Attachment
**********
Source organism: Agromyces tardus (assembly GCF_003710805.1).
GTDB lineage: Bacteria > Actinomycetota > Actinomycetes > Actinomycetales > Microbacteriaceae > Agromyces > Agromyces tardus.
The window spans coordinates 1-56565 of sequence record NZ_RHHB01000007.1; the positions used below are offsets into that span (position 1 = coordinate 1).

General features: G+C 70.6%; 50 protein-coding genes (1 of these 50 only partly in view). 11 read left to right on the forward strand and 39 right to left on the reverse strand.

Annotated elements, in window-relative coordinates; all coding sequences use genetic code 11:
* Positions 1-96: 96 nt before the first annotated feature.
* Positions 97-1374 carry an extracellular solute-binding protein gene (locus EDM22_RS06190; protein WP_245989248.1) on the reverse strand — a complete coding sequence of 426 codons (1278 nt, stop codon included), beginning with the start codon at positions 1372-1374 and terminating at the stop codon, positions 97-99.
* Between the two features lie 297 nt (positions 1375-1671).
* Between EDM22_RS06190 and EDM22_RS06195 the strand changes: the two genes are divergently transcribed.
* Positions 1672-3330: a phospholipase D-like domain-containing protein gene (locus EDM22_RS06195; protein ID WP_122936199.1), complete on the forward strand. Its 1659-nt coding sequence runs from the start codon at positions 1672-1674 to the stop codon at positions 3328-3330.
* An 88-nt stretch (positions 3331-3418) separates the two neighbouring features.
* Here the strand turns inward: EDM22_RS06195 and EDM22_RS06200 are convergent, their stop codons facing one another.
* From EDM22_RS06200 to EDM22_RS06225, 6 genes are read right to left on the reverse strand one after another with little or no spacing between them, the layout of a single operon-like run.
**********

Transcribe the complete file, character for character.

Source organism: Agromyces tardus (assembly GCF_003710805.1).
GTDB lineage: Bacteria > Actinomycetota > Actinomycetes > Actinomycetales > Microbacteriaceae > Agromyces > Agromyces tardus.
The window spans coordinates 1-56565 of sequence record NZ_RHHB01000007.1; the positions used below are offsets into that span (position 1 = coordinate 1).

General features: G+C 70.6%; 50 protein-coding genes (1 of these 50 only partly in view). 11 read left to right on the forward strand and 39 right to left on the reverse strand.

Annotated elements, in window-relative coordinates; all coding sequences use genetic code 11:
* Positions 1-96: 96 nt before the first annotated feature.
* Positions 97-1374 carry an extracellular solute-binding protein gene (locus EDM22_RS06190; protein WP_245989248.1) on the reverse strand — a complete coding sequence of 426 codons (1278 nt, stop codon included), beginning with the start codon at positions 1372-1374 and terminating at the stop codon, positions 97-99.
* Between the two features lie 297 nt (positions 1375-1671).
* Between EDM22_RS06190 and EDM22_RS06195 the strand changes: the two genes are divergently transcribed.
* Positions 1672-3330: a phospholipase D-like domain-containing protein gene (locus EDM22_RS06195; protein ID WP_122936199.1), complete on the forward strand. Its 1659-nt coding sequence runs from the start codon at positions 1672-1674 to the stop codon at positions 3328-3330.
* An 88-nt stretch (positions 3331-3418) separates the two neighbouring features.
* Here the strand turns inward: EDM22_RS06195 and EDM22_RS06200 are convergent, their stop codons facing one another.
* From EDM22_RS06200 to EDM22_RS06225, 6 genes are read right to left on the reverse strand one after another with little or no spacing between them, the layout of a single operon-like run.